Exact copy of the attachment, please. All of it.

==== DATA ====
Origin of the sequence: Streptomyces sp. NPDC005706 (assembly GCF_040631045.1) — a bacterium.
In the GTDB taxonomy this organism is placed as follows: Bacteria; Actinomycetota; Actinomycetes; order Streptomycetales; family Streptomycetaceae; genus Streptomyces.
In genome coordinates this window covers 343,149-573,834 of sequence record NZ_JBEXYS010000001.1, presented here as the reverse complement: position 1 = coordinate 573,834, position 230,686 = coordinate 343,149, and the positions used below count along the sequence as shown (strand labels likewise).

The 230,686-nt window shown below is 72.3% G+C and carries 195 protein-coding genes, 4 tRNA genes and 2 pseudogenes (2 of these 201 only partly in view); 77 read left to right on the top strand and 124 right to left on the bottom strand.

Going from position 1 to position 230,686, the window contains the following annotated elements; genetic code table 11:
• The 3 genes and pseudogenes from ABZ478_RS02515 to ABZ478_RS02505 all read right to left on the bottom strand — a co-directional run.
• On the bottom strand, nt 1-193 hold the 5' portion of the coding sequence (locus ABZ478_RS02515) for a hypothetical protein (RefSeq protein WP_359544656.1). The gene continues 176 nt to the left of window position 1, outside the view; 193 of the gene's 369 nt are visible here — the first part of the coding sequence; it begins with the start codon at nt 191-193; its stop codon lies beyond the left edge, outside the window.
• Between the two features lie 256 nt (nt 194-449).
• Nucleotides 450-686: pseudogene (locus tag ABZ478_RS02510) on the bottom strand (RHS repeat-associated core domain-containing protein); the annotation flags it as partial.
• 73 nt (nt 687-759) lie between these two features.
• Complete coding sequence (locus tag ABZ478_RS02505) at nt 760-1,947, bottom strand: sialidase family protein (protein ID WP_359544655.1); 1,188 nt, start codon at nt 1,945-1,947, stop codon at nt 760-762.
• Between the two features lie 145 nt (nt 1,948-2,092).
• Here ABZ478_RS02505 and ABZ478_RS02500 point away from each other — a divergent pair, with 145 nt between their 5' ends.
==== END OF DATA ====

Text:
Origin of the sequence: Streptomyces sp. NPDC005706 (assembly GCF_040631045.1) — a bacterium.
In the GTDB taxonomy this organism is placed as follows: Bacteria; Actinomycetota; Actinomycetes; order Streptomycetales; family Streptomycetaceae; genus Streptomyces.
In genome coordinates this window covers 343,149-573,834 of sequence record NZ_JBEXYS010000001.1, presented here as the reverse complement: position 1 = coordinate 573,834, position 230,686 = coordinate 343,149, and the positions used below count along the sequence as shown (strand labels likewise).

The 230,686-nt window shown below is 72.3% G+C and carries 195 protein-coding genes, 4 tRNA genes and 2 pseudogenes (2 of these 201 only partly in view); 77 read left to right on the top strand and 124 right to left on the bottom strand.

Going from position 1 to position 230,686, the window contains the following annotated elements; genetic code table 11:
• The 3 genes and pseudogenes from ABZ478_RS02515 to ABZ478_RS02505 all read right to left on the bottom strand — a co-directional run.
• On the bottom strand, nt 1-193 hold the 5' portion of the coding sequence (locus ABZ478_RS02515) for a hypothetical protein (RefSeq protein WP_359544656.1). The gene continues 176 nt to the left of window position 1, outside the view; 193 of the gene's 369 nt are visible here — the first part of the coding sequence; it begins with the start codon at nt 191-193; its stop codon lies beyond the left edge, outside the window.
• Between the two features lie 256 nt (nt 194-449).
• Nucleotides 450-686: pseudogene (locus tag ABZ478_RS02510) on the bottom strand (RHS repeat-associated core domain-containing protein); the annotation flags it as partial.
• 73 nt (nt 687-759) lie between these two features.
• Complete coding sequence (locus tag ABZ478_RS02505) at nt 760-1,947, bottom strand: sialidase family protein (protein ID WP_359544655.1); 1,188 nt, start codon at nt 1,945-1,947, stop codon at nt 760-762.
• Between the two features lie 145 nt (nt 1,948-2,092).
• Here ABZ478_RS02505 and ABZ478_RS02500 point away from each other — a divergent pair, with 145 nt between their 5' ends.